Later on in life, you expect a bit of rest, don’t you? You think you deserve it. I did, anyway. But then you begin to understand that the reward of merit is not life’s business.
Also, when you are young, you think you can predict the likely pains and bleaknesses that age might bring. You imagine yourself being lonely, divorced, widowed; children growing away from you, friends dying. You imagine the loss of status, the loss of desire—and desirability. You may go further and consider your own approaching death, which, despite what company you may muster can only be faced alone. But all this is looking ahead. What you fail to do is look ahead and then imagine yourself looking back from that future point. Learning the new emotions that time brings. Discovering, for example, that as the witnesses to your life diminish, there is less corroboration and therefore less certainty as to what you are or have been. Even if you have assiduously kept records—in words, sound, pictures—you may find that you have attended to the wrong kind of record-keeping. What was the line Adrian used to quote? ‘History is that certainty produced at the point where the imperfections of memory meet the inadequacies of documentation.’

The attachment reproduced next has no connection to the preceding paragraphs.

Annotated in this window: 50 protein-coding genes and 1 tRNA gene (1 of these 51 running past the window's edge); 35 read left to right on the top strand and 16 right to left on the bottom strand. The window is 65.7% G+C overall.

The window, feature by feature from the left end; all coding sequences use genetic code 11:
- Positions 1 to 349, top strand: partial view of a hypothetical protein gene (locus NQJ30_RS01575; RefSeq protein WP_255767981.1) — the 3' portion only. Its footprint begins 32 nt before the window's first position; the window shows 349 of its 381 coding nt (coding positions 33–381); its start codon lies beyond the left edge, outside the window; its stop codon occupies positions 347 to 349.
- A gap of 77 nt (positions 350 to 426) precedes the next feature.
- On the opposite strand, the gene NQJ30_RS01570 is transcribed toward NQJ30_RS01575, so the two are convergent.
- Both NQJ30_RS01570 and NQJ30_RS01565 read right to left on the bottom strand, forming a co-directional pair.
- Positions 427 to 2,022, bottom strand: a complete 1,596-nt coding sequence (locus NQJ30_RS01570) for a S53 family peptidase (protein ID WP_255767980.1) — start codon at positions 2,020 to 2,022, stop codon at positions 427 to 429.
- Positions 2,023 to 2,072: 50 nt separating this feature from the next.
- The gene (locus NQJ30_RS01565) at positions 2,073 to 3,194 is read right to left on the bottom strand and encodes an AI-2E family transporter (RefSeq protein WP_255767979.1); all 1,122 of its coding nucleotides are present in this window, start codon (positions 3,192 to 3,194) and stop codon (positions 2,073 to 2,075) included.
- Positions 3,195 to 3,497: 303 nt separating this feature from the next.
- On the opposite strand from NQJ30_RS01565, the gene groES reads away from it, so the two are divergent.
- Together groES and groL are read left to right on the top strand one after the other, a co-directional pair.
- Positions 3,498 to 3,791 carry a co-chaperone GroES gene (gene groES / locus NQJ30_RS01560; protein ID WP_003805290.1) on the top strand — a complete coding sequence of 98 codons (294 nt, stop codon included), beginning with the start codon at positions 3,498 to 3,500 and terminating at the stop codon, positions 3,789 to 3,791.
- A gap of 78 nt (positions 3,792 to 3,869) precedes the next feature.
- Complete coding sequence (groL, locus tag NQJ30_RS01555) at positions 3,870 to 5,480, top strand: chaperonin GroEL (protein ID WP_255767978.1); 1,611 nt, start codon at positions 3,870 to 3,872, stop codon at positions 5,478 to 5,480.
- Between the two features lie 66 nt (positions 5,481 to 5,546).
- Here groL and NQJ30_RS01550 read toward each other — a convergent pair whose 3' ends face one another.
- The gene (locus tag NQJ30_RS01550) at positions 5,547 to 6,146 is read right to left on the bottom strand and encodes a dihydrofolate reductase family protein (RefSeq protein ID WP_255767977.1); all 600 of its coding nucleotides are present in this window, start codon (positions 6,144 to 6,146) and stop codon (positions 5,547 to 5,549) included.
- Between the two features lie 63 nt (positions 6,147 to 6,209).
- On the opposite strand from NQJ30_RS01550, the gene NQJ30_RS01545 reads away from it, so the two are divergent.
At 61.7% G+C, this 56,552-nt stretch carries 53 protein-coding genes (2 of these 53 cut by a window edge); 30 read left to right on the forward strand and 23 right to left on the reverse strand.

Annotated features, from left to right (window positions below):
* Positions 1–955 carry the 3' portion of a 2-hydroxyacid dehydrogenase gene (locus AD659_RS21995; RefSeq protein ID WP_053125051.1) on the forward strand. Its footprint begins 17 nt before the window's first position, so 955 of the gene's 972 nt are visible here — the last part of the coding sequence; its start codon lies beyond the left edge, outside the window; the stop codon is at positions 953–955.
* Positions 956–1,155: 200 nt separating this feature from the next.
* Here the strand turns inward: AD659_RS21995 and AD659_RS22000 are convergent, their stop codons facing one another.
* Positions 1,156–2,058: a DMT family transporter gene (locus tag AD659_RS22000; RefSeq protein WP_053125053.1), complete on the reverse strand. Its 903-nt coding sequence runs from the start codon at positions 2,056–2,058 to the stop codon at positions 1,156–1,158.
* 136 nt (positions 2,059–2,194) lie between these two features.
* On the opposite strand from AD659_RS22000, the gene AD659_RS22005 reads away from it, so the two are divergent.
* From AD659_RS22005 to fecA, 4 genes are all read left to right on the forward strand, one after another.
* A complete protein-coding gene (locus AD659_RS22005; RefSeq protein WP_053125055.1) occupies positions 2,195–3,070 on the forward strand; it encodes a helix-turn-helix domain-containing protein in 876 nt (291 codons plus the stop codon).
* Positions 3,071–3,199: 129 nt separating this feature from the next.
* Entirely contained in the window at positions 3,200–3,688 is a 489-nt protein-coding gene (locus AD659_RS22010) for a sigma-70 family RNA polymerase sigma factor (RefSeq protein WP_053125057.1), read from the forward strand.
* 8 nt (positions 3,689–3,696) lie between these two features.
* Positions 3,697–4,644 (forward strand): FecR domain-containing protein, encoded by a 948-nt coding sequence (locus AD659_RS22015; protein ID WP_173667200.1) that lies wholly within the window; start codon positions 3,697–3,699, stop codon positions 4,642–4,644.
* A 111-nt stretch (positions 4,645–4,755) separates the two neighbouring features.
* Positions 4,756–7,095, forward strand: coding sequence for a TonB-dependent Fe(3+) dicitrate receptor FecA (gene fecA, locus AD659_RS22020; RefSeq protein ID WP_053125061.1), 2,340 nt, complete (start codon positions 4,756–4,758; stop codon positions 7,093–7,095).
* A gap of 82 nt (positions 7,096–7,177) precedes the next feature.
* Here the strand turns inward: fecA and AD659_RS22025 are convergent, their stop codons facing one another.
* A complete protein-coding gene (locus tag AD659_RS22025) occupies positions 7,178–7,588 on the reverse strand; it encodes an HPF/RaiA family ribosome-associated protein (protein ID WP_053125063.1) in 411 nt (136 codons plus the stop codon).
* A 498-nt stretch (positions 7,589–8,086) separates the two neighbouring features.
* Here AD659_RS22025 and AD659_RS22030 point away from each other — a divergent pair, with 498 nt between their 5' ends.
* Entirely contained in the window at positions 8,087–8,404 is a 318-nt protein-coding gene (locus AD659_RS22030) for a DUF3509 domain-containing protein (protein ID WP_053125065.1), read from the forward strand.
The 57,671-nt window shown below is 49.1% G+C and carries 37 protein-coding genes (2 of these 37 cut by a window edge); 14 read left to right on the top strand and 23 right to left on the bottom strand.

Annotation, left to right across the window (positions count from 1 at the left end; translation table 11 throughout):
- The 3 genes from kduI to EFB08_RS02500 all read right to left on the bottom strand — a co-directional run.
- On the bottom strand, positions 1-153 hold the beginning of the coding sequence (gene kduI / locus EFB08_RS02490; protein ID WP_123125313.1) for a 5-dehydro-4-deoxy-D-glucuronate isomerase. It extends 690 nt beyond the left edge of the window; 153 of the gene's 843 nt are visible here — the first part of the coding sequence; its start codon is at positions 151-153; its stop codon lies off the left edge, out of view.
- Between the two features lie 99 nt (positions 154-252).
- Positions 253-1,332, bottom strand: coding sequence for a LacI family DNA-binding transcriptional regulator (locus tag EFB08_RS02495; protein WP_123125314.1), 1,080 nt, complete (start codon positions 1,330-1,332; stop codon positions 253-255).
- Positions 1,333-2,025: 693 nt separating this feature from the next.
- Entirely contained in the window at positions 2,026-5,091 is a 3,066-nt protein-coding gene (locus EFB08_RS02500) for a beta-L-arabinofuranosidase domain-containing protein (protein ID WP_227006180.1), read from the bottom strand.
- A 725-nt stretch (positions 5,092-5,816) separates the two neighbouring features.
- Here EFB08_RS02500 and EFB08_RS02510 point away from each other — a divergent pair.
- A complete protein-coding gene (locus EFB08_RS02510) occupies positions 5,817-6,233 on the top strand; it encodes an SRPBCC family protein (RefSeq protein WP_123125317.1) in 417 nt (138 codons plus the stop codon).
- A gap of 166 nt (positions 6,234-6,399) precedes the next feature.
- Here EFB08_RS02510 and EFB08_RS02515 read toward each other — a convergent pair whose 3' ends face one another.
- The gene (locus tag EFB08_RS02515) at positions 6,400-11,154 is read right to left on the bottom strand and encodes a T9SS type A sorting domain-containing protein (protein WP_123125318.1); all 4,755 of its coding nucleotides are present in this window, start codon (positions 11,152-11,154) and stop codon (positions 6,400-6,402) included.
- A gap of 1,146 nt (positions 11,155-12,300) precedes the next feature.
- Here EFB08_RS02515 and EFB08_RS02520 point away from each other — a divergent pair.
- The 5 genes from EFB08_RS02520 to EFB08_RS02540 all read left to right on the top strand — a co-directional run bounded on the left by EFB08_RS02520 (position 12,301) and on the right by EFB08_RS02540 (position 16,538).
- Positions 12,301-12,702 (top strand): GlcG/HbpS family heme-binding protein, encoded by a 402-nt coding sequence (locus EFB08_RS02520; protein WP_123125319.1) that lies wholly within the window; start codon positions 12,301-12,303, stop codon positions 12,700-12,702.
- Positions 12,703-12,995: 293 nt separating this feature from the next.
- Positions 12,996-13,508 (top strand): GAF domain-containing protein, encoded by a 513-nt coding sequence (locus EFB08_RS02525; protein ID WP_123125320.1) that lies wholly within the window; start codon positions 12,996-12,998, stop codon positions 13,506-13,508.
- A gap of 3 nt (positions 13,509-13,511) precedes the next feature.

I still read a lot of history, and of course, I’ve followed all the official history that’s happened in my own lifetime—the fall of Communism, Mrs Thatcher, 9/11, global warming—with the normal mixture of fear, anxiety and cautious optimism. But I’ve never felt the same about it—I’ve never quite trusted it—as I do ancient Greece and Roman, or the British Empire, or the Russian Revolution. Perhaps I just feel safer with the history that’s been more or less agreed upon. Or perhaps it’s that same paradox again: the history that happens underneath our noses ought to be the clearest, and yet it’s the most deliquescent. We live in time, it bounds us and defines us, and time is supposed to measure history, isn’t it? But if we can’t understand time, can’t grasp its mysteries of pace and progress, what chance do we have with history—even our own small, personal, largely undocumented piece of it?